The Editorial Board of the journal “Financial Markets, Institutions and Risks” seeks to protect the reputation of the journals against abuses and scientific misconduct.
Scientific misconduct is the violation of the standard codes of scholarly conduct and ethical behavior in professional scientific research.
The main types of research misconduct are the following: fabrication, falsification, and plagiarism.
Fabrication is making up results and recording or reporting them. A more minor form of fabrication are references included in the text, which are actually fake.
Falsification is manipulating research materials, equipment, or processes or changing or omitting data or results such that the research is not accurately represented in the research record.
Plagiarism is the appropriation of another person’s ideas, processes, results, or words without giving appropriate credit. One form is the appropriation of the ideas and results of others, and publishing as to make it appear the author had performed all the work under which the data was obtained.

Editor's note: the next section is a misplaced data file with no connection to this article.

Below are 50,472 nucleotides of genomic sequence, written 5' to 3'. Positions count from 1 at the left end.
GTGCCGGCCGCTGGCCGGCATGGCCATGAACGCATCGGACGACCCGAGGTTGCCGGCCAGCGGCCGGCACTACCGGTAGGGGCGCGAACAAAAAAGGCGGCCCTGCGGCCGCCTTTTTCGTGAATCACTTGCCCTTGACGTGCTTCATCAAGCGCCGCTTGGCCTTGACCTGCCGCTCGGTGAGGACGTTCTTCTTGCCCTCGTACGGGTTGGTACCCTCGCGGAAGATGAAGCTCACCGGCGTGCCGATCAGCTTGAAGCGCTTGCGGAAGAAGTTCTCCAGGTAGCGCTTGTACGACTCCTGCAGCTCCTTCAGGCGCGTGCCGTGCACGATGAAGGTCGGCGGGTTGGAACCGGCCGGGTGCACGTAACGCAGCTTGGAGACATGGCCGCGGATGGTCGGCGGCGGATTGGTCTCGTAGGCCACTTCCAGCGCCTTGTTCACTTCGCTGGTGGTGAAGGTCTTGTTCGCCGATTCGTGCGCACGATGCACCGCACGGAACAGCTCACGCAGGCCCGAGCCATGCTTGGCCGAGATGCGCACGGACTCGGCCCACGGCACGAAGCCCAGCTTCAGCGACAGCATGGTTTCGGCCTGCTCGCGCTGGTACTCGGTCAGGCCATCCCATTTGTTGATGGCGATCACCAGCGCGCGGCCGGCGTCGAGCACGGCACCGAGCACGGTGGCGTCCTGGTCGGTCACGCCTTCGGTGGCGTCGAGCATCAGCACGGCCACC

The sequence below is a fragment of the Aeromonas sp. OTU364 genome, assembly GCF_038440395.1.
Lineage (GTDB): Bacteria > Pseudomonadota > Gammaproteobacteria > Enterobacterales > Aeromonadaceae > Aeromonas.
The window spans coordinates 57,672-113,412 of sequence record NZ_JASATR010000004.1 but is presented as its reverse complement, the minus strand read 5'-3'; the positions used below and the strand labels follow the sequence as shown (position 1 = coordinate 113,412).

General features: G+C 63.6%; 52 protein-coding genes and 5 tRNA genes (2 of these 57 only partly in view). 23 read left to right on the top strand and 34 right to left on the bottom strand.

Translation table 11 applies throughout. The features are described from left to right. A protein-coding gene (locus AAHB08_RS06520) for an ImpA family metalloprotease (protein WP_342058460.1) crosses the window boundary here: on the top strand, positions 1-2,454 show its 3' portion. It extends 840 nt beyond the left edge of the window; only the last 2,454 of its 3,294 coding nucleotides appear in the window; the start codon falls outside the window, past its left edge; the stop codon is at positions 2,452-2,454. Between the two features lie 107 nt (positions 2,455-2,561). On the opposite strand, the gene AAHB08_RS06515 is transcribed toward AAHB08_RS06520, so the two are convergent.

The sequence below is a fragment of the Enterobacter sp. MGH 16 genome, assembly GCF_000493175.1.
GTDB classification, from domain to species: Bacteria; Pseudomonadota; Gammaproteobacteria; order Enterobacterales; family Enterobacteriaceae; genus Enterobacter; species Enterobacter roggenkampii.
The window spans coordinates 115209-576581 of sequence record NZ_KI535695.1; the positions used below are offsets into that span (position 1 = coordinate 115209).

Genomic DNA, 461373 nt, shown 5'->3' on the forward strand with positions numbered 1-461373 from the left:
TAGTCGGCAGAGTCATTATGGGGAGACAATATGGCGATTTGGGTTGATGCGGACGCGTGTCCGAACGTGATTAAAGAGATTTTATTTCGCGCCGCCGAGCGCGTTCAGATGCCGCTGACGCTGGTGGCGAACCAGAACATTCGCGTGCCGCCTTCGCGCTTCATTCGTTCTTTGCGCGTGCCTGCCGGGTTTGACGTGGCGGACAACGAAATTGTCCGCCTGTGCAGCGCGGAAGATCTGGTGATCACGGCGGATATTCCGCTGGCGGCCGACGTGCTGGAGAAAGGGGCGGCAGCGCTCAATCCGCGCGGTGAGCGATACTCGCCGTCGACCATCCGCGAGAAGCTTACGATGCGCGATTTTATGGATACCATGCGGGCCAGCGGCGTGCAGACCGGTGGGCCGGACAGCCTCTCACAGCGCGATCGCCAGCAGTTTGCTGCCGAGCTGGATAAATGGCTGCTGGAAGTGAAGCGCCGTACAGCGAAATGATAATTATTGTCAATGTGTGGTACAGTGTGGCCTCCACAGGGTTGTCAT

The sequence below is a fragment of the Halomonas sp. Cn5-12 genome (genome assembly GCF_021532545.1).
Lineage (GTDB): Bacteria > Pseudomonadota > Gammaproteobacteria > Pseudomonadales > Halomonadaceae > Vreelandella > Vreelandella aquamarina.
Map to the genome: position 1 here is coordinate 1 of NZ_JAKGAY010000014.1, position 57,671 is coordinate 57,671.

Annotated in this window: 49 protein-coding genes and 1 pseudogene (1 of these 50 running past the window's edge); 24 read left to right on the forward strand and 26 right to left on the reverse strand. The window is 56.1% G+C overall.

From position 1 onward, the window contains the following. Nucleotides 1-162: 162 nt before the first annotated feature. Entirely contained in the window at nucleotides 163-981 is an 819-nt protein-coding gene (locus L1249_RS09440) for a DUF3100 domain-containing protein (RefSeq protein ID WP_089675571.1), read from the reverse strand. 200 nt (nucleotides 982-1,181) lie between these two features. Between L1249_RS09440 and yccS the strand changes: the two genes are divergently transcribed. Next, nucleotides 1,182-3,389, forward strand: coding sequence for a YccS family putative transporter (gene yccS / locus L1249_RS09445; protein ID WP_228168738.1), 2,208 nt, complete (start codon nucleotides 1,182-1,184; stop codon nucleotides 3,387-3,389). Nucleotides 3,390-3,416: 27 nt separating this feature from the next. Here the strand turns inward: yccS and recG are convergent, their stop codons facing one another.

Plagiarism-fabrication – the act of taking an unrelated figure from an unrelated publication and reproducing it exactly in a new publication.
Self-plagiarism – or multiple publication of the same content with different titles and/or in different journals.
Manuscripts should not contain plagiarism. The Editorial Board will reject the manuscripts if they contain any form of plagiarism – willful and/or negligent plagiarism. Self-plagiarism is also unacceptable.
The presence of plagiarism in the article testifies the unethical and unprofessional behavior of the author (co-authors) and is likely to undermine the reputation of the author (co-authors) and the publisher.
Before sending the article to the review, it will be checked for originality with duplication-checking software by using Unicheck and StrikePlagiarism. Where the article, for example, is found to have plagiarised other work or included third-party copyright material without permission or with insufficient acknowledgement, or where the authorship of the article is contested, the Editorial Board reserves the right to take action including, but not limited to: publishing an erratum or corrigendum (correction); taking up the matter with the head of department or dean of the author’s (co-authors’) institution and/or relevant academic bodies or societies; or taking appropriate legal action.